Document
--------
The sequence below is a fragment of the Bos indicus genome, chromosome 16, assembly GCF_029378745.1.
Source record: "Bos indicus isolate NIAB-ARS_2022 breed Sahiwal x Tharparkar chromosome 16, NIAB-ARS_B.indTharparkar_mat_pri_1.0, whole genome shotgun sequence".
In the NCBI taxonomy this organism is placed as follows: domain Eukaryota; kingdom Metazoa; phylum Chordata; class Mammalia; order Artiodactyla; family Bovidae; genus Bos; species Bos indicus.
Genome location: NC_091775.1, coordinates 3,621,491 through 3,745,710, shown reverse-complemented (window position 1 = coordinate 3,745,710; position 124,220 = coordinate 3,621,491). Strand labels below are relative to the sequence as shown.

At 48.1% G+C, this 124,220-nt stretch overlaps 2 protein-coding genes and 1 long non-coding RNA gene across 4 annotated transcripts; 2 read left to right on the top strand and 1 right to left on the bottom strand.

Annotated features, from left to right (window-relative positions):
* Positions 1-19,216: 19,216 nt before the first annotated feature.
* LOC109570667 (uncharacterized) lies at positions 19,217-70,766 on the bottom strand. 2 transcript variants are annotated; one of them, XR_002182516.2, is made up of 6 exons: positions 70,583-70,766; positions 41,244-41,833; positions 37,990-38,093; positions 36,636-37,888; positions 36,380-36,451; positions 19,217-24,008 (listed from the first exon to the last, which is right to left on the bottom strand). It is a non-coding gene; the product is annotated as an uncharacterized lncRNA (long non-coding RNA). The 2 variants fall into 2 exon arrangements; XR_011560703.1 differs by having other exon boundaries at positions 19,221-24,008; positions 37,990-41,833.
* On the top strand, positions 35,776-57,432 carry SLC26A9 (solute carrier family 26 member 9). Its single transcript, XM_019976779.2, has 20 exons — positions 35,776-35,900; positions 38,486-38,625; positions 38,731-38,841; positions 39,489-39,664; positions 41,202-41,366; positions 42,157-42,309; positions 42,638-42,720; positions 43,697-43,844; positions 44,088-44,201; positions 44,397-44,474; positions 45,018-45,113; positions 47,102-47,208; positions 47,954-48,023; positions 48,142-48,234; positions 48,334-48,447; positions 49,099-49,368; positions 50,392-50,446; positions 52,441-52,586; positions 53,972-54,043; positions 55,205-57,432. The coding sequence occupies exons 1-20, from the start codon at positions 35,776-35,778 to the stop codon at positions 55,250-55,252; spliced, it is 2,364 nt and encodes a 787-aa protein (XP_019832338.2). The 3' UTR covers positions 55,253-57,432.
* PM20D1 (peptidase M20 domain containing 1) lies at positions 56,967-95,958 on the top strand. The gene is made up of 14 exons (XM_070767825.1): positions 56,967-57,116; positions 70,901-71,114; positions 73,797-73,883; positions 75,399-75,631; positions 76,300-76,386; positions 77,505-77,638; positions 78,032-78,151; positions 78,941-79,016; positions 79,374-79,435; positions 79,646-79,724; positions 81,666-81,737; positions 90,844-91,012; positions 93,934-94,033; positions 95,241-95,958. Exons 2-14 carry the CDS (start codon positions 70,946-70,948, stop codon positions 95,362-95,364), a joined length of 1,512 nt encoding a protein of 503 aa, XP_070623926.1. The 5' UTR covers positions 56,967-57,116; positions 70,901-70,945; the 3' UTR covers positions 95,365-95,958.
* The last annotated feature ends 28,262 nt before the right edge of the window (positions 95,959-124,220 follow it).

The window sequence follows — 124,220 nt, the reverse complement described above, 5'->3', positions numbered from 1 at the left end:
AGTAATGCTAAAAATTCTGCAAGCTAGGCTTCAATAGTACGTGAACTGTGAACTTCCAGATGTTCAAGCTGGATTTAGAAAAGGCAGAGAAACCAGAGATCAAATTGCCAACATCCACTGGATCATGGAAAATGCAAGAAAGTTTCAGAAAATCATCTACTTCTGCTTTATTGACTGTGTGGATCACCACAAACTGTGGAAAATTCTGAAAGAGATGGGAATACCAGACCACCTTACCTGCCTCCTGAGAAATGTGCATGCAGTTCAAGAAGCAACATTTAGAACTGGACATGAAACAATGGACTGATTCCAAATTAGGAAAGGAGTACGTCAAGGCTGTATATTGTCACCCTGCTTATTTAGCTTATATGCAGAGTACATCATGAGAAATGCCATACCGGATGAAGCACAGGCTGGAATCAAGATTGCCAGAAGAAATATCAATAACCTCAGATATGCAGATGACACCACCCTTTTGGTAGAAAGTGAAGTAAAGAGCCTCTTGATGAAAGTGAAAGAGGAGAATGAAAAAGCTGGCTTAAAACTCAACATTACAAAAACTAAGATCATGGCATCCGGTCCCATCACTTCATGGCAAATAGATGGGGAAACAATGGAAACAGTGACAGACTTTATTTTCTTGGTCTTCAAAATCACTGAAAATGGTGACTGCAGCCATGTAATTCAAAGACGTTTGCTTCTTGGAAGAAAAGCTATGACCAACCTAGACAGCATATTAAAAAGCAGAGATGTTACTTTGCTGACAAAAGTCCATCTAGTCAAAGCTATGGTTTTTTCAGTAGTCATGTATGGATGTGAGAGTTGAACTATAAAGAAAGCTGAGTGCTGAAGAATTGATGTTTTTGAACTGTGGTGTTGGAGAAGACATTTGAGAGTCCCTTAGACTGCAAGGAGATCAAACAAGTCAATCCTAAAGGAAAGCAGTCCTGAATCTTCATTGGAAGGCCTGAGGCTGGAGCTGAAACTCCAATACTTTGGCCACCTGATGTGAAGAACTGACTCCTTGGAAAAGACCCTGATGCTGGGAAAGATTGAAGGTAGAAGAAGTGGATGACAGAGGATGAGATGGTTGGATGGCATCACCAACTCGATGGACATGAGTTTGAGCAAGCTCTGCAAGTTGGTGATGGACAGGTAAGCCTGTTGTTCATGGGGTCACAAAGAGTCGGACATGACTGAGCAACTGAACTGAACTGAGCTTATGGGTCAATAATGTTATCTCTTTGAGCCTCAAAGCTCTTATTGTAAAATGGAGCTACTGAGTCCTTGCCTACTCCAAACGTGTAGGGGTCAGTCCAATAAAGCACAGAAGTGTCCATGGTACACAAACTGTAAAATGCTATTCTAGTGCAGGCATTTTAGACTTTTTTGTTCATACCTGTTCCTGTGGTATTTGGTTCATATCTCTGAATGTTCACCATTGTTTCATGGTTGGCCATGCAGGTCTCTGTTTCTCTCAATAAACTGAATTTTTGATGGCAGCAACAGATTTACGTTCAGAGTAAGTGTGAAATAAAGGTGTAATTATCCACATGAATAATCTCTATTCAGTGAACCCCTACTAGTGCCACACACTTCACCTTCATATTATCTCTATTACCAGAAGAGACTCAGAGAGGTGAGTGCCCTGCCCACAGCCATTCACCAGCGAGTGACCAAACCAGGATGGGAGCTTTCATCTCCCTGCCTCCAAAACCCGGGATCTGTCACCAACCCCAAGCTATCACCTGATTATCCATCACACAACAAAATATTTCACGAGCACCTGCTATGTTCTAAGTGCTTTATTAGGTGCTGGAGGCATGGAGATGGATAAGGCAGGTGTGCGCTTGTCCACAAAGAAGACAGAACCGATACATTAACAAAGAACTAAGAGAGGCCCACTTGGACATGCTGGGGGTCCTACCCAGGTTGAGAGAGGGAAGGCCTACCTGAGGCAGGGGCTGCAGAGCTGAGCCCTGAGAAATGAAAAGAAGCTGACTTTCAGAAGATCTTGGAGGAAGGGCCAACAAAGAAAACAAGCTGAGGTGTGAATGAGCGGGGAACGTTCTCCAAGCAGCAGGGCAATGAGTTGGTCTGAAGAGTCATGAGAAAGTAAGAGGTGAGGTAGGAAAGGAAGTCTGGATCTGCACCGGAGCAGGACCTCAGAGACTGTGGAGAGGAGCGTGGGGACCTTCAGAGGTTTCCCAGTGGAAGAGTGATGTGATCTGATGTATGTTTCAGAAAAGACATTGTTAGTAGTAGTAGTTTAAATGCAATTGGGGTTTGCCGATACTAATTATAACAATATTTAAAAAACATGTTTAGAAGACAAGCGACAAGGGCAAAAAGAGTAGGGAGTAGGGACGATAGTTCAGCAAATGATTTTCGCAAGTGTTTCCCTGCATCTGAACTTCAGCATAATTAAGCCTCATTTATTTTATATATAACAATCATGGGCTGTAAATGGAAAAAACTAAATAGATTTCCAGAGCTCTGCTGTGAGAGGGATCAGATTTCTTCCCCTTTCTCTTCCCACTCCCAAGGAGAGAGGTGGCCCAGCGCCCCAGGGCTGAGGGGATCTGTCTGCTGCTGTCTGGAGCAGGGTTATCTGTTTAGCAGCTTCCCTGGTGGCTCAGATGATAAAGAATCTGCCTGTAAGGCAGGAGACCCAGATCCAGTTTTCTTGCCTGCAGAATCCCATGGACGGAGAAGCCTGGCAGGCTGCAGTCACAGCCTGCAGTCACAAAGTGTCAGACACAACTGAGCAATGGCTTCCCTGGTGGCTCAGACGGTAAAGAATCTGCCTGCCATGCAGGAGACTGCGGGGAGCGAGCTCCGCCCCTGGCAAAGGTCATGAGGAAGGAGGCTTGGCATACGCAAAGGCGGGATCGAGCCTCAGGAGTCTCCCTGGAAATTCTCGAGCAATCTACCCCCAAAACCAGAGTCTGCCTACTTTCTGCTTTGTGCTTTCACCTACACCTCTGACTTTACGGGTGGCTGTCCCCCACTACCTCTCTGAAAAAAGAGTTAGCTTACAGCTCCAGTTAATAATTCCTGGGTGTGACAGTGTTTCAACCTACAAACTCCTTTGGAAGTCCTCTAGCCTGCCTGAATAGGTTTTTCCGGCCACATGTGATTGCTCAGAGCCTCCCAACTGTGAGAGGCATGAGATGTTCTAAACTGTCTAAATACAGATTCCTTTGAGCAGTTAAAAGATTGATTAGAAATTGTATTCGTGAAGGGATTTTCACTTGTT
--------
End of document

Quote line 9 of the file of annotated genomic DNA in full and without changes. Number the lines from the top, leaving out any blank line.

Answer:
* On the top strand, positions 35,776-57,432 carry SLC26A9 (solute carrier family 26 member 9). Its single transcript, XM_019976779.2, has 20 exons — positions 35,776-35,900; positions 38,486-38,625; positions 38,731-38,841; positions 39,489-39,664; positions 41,202-41,366; positions 42,157-42,309; positions 42,638-42,720; positions 43,697-43,844; positions 44,088-44,201; positions 44,397-44,474; positions 45,018-45,113; positions 47,102-47,208; positions 47,954-48,023; positions 48,142-48,234; positions 48,334-48,447; positions 49,099-49,368; positions 50,392-50,446; positions 52,441-52,586; positions 53,972-54,043; positions 55,205-57,432. The coding sequence occupies exons 1-20, from the start codon at positions 35,776-35,778 to the stop codon at positions 55,250-55,252; spliced, it is 2,364 nt and encodes a 787-aa protein (XP_019832338.2). The 3' UTR covers positions 55,253-57,432.